Valerie June will be the first to tell you she hears voices. "They come from so many different places," says the singer-songwriter, punctuating each word with her molasses-thick West Tennessee drawl. "I do what I'm told. I have to be a listener." But worry not about the 35-year-old: She's talking about songs. Or, more precisely, how she receives them. "It's never about me," June, who today releases her genre-bending second LP, The Order of Time, continues. "Songs tell you what they want. They have minds. They have lives. They have feelings. And you know when it feels right."
June's music could be described as blues or country or Appalachia or Americana or even gospel. But traditional labels like these don't work for her. In interviews for her breakout album, 2013's Pushin' Against a Stone, the singer, who was promptly compared to icons like Dolly Parton and Wanda Jackson, referred to her music as "organic moonshine roots." "It's a little bit of Memphis," she said at the time, referencing the city she once called home.
How would she describe it this time around? "Cosmic ethereal heart music," she says: a custom category that likely has few other practitioners. "That's what it is!" she protests. "It's totally heart music. It's for the heart in all of its ways. It's otherworldly and it's spirit music...but it has a root to it. It's not any form that's really physical that we can put a word to and say. It's just a feeling and that's that."
It's difficult to not be captivated by June's engaging, aw-shucks demeanor. "I really don't know a thing about it!" she'll say of her growing popularity in the wake of Pushin' Against a Stone, and tours with Norah Jones and Sturgill Simpson. But there's been no shortage of struggle for the musician. She's been married twice, the first time at age 19, and bounced around from her native Jackson to Memphis and Brooklyn, where she now lives. "I never moved for music," she insists. "I only moved for love...You've got to follow your heart first and your dreams second." But her dreams were right around the corner; she'd released three bootlegs when, in 2010, she launched a Kickstarter so she could record a proper album and was subsequently introduced to Dan Auerbach, the guitarist-singer of the Black Keys, who produced her debut.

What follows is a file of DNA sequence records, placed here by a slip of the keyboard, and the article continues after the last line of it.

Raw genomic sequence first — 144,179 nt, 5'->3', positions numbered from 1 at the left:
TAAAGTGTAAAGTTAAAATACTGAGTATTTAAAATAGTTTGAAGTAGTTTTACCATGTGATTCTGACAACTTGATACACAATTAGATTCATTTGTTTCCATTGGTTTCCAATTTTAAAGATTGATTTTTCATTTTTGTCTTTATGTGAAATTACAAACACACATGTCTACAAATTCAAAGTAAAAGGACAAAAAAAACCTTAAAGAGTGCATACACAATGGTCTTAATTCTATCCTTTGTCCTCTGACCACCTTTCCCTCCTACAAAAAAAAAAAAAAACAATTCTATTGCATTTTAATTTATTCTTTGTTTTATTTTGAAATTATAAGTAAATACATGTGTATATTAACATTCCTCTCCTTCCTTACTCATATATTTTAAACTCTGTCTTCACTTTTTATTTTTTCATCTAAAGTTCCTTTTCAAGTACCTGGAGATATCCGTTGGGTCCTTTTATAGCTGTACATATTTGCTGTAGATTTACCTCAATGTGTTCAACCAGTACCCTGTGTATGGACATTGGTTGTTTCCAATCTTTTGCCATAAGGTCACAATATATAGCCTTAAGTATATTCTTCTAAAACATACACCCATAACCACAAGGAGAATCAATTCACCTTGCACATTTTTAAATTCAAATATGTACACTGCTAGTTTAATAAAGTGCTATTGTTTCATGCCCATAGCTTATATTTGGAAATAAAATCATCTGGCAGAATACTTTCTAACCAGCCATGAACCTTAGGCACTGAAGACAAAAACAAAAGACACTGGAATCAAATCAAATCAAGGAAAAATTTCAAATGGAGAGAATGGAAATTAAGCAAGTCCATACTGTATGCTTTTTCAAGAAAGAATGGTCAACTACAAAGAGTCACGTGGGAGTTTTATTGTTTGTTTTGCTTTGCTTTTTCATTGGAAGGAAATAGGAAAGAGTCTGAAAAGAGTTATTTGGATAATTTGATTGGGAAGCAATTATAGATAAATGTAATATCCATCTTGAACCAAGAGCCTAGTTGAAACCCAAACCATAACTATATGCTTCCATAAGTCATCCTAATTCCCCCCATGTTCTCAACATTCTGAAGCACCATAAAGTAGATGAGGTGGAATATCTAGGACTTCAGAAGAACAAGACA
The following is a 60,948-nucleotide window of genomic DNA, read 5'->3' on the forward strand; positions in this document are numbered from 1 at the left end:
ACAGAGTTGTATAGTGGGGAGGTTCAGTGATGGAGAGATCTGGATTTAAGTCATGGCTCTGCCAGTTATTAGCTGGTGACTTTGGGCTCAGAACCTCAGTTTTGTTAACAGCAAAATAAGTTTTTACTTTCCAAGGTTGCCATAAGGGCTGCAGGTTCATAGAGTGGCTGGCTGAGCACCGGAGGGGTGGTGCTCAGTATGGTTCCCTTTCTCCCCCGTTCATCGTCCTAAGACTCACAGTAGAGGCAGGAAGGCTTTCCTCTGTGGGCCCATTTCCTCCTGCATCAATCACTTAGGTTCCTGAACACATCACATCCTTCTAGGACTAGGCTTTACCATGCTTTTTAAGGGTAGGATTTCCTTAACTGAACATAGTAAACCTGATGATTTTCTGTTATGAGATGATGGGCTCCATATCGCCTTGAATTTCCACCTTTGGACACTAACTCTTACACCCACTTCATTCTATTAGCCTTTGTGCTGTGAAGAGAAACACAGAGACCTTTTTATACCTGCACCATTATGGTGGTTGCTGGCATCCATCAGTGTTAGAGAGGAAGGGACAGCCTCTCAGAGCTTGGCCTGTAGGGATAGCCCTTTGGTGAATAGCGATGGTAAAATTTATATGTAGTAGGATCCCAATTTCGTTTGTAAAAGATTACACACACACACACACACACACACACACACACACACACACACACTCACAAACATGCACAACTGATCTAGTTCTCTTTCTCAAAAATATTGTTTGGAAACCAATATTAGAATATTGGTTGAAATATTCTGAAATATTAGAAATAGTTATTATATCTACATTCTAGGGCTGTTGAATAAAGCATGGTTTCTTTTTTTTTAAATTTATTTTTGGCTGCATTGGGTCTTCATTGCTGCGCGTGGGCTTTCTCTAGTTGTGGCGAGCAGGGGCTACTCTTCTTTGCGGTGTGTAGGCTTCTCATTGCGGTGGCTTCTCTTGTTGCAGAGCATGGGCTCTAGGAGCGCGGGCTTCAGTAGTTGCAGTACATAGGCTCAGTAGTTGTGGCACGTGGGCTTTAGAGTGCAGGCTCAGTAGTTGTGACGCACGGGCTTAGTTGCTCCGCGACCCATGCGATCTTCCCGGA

"Songs tell you what they want. They have minds. They have lives."
And now we have The Order of Time, undoubtedly June's most confident effort yet. It's stacked full of electric guitar, horns, and fiddle, but always anchored by June's unorthodox, howling tin-pan of a voice. Before recording the album with producer Matt Marinelli in locations ranging from Vermont to Oregon and New York City, she had to narrow down the songs from the near 100 she'd written to the 12 that appear on the album. "He'll tell you, 'She gave me a freaking encyclopedia,'" she says of Marinelli with a laugh.
When June was a child, songs would show up in her head with abandon, and they still come to her fast and furious: "I write all the time...I just have folders and books full of songs." The Order of Time is full of such visitors; one is the stunning "With You," a sprightly, lush meditation with orchestral flourishes and choirboy harmonies. Elsewhere on the album, June gets reflective on lost love ("Love You Once Made"), life's winding path ("Long Lonely Road"), and, in fiery blues jaunt "Shakedown," the power music can have on the soul.
"Shakedown" holds particular significance for June. She recorded a portion of it at her childhood home with her brothers and her father, all of whom contributed backing vocals and percussion. It was one of the last happy moments she spent with her father, who passed away last November: "All my life I'll be able to go back and listen to him singing." She stops to reminisce about her family gathering around her father's hospital bed in his last hours, holding hands and "singing songs we sang around the house as kids growing up."
Despite having delivered a brand new album that fully showcases her unclassifiable gifts, and despite the widespread critical acclaim, don't go telling June she's made it big. "I really never know what's going on in the popularity contest," she declares with a laugh. She's content, she says, to remain on the road: playing shows, making new fans, earning her keep. Yes, she admits touring makes for a taxing life: moving from one city to the next, without enough time to explore. "One day, a very slow tour would be nice," says June, who next month heads overseas to play a string of headlining gigs in Europe. But it's in her nature to stay hungry. "I still doubt this life every day!" she exclaims. "Doubt is the thing you live with when you're following an invisible path."
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